The two pillars of natural justice are; Nemo judex in causa sua (Rule against bias) and Audi alteram partem (Rule of fair hearing). These principles are enshrined in the various constitutionally guaranteed fundamental rights (Article 21- “due process of law”/ “procedure established by law” which must be just, reasonable and fair not arbitrary, fanciful or oppressive as held in Maneka Gandhi vs. Union of India) which are available to every person.


However, in the case of the Armed Forces, these golden principles rules are seldom applied. As already discussed above, they have a very slim chance of getting through with an appeal against a decision of the court martial since they have to not only wait for a lengthy process of sentencing and confirmation of the sentence, but must satisfy the conditions stipulated in Section 31 of the Act.


Secondly, the “due process of law” includes the accused’s right to choose a legal practitioner. However, in the Armed forces, quite disappointingly, there is an absence of experienced lawyers or judges with prior knowledge of the laws to judge or defend the accused. Herein the accused’s commanding officer is the one in-charge of performing the task of inquiry, investigation and filing of the charge sheet. In such a case, bias can go either way, it could lead to the acquittal of an offender or even an imprisonment of the innocent. Thus, this also encroaches upon the principle of Nemo judex in causa sua (no man can be a judge in his own cause)


Thirdly, the rule of proportionality seems to be amiss herein since upon comparison with civilians, one can clearly see the disparity between sentences awarded to a civilian who commits a civil crime and an army man who is an offender of the same crime. The latter is imprisoned even in cases of mere civil misconduct.


Thus, these various elements of Natural Justice which lay down the foundation of any just and fair trial system can be said to be missing in the Armed Forces.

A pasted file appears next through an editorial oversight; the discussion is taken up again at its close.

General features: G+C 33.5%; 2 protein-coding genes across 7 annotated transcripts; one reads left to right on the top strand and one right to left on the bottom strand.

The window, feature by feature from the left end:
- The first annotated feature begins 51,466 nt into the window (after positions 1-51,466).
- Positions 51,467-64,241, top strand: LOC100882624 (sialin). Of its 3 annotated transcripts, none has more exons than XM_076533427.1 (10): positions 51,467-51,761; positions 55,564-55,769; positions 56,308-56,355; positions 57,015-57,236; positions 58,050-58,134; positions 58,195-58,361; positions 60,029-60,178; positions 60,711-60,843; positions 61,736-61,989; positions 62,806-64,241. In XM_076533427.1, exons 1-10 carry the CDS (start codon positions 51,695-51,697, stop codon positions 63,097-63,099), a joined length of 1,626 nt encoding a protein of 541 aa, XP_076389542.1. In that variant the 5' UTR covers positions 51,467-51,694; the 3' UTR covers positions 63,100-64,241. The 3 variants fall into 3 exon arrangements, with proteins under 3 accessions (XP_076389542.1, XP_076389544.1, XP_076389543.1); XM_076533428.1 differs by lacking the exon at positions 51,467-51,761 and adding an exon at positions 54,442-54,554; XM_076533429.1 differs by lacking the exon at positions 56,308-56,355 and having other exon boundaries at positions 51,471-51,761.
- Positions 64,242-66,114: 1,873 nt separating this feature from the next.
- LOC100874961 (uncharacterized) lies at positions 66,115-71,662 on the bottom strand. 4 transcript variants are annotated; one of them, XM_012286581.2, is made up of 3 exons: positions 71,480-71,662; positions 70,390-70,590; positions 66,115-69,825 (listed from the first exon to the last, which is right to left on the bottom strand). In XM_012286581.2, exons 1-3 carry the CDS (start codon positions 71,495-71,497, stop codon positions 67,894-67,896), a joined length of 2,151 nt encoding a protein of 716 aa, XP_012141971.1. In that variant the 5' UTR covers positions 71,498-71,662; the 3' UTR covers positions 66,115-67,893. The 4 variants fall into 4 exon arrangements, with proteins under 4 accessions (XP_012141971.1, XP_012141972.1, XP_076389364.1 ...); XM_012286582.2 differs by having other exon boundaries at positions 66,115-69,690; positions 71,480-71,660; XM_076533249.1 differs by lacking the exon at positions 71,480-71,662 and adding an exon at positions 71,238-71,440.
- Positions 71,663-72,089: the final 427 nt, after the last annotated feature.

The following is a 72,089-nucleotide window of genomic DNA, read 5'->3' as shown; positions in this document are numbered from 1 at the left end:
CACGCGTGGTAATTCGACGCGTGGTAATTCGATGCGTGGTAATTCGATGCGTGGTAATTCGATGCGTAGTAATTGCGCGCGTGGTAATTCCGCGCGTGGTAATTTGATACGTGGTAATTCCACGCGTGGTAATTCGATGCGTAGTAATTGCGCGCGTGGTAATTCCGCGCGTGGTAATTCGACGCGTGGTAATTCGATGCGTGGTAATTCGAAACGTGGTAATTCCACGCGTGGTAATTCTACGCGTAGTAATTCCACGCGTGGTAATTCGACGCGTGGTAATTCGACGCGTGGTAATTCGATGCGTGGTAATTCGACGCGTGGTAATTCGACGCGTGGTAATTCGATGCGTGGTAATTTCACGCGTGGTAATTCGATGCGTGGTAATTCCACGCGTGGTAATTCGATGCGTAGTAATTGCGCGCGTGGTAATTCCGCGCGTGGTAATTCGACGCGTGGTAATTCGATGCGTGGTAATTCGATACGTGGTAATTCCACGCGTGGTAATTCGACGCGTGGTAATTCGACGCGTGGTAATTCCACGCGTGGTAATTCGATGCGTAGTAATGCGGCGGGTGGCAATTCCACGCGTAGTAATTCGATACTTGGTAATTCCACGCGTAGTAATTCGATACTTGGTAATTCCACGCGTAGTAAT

Summing Up

Keeping the current state of legislations and recommendations of the Law commission in mind, a serious need for establishment of military appellate courts along with a transparent approach of delivering justice in consonance with the principles of natural justice is felt. Further, the Central Government’s role must increase whereas the commanding officer’s role must be restricted to the minimum to ensure a fair trial free of bias.


Furthermore, civil misconducts ought to be dealt with in consonance with the Civil law applicable to civilians and the right to choose one’s legal practitioner must be respected. Lastly, Article 33, which lies at root of the issue at hand, must be amended or modified to provide the Armed forces with a semblance of the protections enjoyed by civilians.



This article is written by Miss. Aarshi Ray and Ariana Ahluwalia, B.A. LLB (Hons), Fourth Year (8th semester), Amity Law School, Noida.

[1] The Constitution of India, Art. 33

[2] Army Rules 1954, Rule 24

[3]Public Forces (Restriction of Rights) Act, 1966, § 3.

[4] The Constitution of India art.14

[5] The Constitution of India, art. 19

[6] The Constitution of India, art. 21 Right to Life and Personal Liberty

[7] Ram Swarup v. Union of India AIR 1965 SC 247

[8] Sunil Batra v. Delhi Administration AIR 1978 SC 1675

[9] Armed Forces Tribunal Act, 2007

[10] The Constitution of India, Art. 226 & 227

[11] L. Chandra Kumar v. The Union of India and others, 1995 SCC (1) 400